How to NOT be a Stay at Home, Lonely Widow.

Friends are all getting together on Friday night.  You are recently a widow and not part of a couple anymore.  You were invited so the question is, should you stay or should you go now?

If you stay home, it is safe.  You can be sad and watch a T.V. show.  Start a new binge watching marathon.  You could eat and drink and stay in your pajamas and cuddle a pet or a pillow.  You could think about your dead spouse and do some crying.  Or maybe some screaming.

But what if you go…

I know a lot of newly widowed people feel guilty going out and enjoying themselves.  They think they should continue to be mourning all the time.  Maybe they are worried about what others will think of them? What if it looks like you are happy and having fun. People will get the wrong idea.

Maybe they thrive on the attention they get from people who feel sorry for them?

But eventually, the other people will not really be interested.  In fact, most of us think that other people are always thinking about us, but no one really is.  They are thinking about themselves, just like you are.

So, how do you transition from a mourning widow to a widow who is ready to embrace life again.

This step can be scary, especially if you have spent a long time with your spouse and did “everything” together.  You need to begin with

baby steps.

Ridiculously enough, one of the hardest places for me to venture out to was the grocery store.  I did not know how to shop for just me.  I was overwhelmed with sadness. The first time out I felt like I was having a panic attack. I put a few things in the cart and checked out. But I did it.

The next step was to try to speak to the salesclerk or ask someone for assistance in the store.  Engaging in a brief conversation with a stranger is one way to start getting out there.

I found it easier to shop or have a meal out, by myself, if I am not in my home town. As a local school teacher I tend to run into people I know if I shop or go out near home.

I don’t always want to engage in conversation, especially about the death of my husband.  People ask

“how are you doing?”

Not sure what they expect to hear, but they can’t imagine how I am doing and I don’t want to go into it so I usually would say “I’m Ok” or “taking it one day at a time”.   Then I redirect the conversation to my kids or their kids if they have some.

Eating out someplace like the food court in a mall is a great way to start doing things on your own. Another place where you won’t feel awkward eating alone is Starbucks or Panera.  You order something, then sit down to enjoy it in public.  Everyone is staring at their phones these days so bring one with you so you don’t feel left out.

Once I went out a few times it got easier. In fact I had no problem eating alone in restaurants in Thailand with my tablet or a book on the table.  I made it to Bangkok!

My friends were very sweet and I was invited to do things.  I said yes to everything.  If you don’t say yes, you will stop getting those invitations.  I had FOMO (fear of missing out) too. I was happier being out of my house, especially in the evenings and on weekends.  I worked during the week, so I guess I did not like being alone in my house much at all.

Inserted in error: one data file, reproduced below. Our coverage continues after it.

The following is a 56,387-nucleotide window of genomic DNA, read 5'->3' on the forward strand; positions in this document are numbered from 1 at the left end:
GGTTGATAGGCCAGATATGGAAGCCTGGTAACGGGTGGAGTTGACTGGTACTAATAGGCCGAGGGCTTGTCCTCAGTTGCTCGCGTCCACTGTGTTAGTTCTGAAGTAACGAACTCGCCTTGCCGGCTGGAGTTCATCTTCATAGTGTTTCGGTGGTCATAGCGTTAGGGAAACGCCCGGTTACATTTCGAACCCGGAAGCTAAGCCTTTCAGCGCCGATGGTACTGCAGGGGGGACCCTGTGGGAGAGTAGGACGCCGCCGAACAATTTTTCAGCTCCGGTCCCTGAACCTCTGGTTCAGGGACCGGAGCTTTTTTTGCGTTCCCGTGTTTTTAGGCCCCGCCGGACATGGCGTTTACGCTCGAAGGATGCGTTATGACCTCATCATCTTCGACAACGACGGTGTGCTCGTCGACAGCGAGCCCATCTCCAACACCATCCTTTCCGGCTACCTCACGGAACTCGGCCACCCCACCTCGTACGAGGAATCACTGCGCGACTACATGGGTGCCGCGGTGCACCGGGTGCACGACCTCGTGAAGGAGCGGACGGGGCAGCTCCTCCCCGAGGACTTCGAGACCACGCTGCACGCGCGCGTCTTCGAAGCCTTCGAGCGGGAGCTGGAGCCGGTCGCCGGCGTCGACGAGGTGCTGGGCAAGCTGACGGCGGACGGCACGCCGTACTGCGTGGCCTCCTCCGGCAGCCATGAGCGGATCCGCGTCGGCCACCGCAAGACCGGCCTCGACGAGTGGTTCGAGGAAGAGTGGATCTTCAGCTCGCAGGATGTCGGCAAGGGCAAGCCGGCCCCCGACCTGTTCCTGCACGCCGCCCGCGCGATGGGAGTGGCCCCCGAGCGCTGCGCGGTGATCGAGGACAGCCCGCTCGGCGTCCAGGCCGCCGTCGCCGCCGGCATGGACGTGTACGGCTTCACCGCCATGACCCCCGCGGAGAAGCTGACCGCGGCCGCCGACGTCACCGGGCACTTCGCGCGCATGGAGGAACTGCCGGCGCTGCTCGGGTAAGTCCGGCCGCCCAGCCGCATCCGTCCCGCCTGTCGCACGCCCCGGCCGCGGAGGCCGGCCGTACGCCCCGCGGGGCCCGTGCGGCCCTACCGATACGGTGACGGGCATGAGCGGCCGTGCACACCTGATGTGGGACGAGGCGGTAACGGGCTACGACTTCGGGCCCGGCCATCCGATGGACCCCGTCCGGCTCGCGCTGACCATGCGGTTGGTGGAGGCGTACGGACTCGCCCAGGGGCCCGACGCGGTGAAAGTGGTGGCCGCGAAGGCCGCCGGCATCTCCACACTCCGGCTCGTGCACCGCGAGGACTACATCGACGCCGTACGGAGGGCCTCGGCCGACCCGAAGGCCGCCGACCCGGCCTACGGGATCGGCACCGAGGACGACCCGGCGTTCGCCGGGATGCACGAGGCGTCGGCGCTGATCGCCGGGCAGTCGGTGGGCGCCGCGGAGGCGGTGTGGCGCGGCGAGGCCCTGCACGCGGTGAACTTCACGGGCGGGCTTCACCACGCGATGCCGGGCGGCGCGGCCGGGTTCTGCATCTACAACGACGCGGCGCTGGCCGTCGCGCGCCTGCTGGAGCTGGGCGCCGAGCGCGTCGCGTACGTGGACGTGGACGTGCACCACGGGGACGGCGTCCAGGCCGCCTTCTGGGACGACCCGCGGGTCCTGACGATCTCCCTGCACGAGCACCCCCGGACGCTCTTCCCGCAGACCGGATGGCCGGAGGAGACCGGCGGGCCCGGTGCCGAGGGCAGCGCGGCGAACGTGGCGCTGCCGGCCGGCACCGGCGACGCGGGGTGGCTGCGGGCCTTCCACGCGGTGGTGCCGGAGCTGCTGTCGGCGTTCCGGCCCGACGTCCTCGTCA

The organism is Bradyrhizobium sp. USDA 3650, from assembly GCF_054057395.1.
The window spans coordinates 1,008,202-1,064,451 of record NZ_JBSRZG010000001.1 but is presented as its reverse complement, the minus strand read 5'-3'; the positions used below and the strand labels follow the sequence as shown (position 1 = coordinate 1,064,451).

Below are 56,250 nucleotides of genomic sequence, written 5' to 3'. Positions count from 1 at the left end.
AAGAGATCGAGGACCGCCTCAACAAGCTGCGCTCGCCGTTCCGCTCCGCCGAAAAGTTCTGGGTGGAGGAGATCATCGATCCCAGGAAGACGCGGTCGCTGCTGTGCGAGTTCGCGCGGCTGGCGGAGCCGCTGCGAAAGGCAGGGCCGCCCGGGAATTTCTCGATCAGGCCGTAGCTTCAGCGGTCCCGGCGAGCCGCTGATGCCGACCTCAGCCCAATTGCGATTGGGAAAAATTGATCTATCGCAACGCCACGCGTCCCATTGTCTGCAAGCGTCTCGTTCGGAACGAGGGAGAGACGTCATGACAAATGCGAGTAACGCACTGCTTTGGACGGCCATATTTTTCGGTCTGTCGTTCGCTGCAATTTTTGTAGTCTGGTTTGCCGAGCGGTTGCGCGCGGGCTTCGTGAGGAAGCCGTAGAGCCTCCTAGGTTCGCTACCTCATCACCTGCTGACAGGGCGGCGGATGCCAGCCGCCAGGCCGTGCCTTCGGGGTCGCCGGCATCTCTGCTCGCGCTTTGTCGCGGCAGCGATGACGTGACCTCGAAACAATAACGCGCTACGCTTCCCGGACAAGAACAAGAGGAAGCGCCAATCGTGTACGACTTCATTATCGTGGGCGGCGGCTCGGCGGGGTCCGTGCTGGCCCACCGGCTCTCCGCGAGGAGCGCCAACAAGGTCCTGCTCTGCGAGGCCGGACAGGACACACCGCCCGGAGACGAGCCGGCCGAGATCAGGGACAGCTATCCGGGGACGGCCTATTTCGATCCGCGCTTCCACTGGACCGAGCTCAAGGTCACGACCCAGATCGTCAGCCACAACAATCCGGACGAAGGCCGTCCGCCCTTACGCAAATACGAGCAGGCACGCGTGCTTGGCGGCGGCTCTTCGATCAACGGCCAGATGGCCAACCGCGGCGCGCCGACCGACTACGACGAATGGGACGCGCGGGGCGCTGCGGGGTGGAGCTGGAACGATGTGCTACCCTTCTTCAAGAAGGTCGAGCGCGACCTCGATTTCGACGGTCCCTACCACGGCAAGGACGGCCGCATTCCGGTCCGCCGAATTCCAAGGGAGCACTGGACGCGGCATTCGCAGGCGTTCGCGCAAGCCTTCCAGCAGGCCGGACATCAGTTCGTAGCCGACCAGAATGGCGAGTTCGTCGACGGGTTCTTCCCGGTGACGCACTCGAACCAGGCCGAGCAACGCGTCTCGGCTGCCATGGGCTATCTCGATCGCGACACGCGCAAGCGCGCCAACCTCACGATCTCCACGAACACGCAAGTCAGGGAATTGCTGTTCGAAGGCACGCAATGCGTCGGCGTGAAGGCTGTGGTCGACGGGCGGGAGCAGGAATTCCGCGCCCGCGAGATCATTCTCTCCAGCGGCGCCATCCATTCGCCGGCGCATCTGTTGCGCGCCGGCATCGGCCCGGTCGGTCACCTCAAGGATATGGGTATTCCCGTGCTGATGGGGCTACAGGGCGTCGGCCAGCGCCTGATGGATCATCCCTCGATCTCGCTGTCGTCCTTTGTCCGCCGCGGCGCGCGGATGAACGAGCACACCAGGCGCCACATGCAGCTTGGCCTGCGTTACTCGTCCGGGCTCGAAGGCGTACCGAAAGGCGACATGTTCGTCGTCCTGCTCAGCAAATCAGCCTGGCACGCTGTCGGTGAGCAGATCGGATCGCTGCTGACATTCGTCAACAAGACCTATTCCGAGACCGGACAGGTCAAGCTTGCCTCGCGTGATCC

Maybe that is why I named my blog “Runawaywidow”, it was easier for me to runaway from reality in the beginning, than to deal with it.

When I was ready, I embraced my feelings. It took time, and honestly some therapy, but I did face my grief and trudged through the pain.

In addition to accepting invitations, I sought new encounters:

I visited GROUPON and signed up for some YOGA classes.  The central idea of following your breath and focusing for the hour long class, as well as building strength and flexibility, really helped me get through some tough days.  It also gave me a reason to get out of my house and I didn’t have to talk to other people, just participate.
Some neighbors invited me to join them in Bridge lessons.  I did not know a thing about Bridge, but it was another thing to do every Wednesday night. After that several of us joined the program at the local library to learn how to play Mahjong.  I’m going to need a lot more lessons to get the hang of that game.

Luckily for me my kids are college age, so I was able to participate in a few girlfriend weekend getaways.  It doesn’t matter if the women are widowed (very few of my friends are), divorced or married – Girl’s weekends are for the GIRLS!! Widow’s Guide to the Girlfriend Getaway

We have had theme weekends like saying we were going to do YOGA.  There was the music festival in Colorado and the Spa weekend in Montauk.  You can count on me to pack my overnight bag and bottle of wine and join the group for all the fun festivities we will create.

My grief therapist suggested I look into finding a “Meet up” in the area that does something I would be interested in.  The idea is that a group of about 20 strangers meet to do something together.  You can bring a friend or go alone.

My friend and I tried a Meet Up in New York City where we went on a scavenger hunt competition.  We had fun running around Manhattan taking pictures, but we didn’t meet anyone new that day. The second meet up I went on was to the Bronx Zoo.  I went by myself and enjoyed walking around the zoo with the group. I did speak to one woman who spent the whole time telling me how sad and lonely she was.  I would suggest chatting about other things with strangers.

So, after 2 years of visiting family, having fun with friends, working and traveling I was starting to have better days.  Mind you, there are still trigger moments and especially times of the year like his birthday and the day he died that I remember and miss Mike, but I try not to obsess about the negative anymore, and refocus my attention on some of the best moments that we shared together.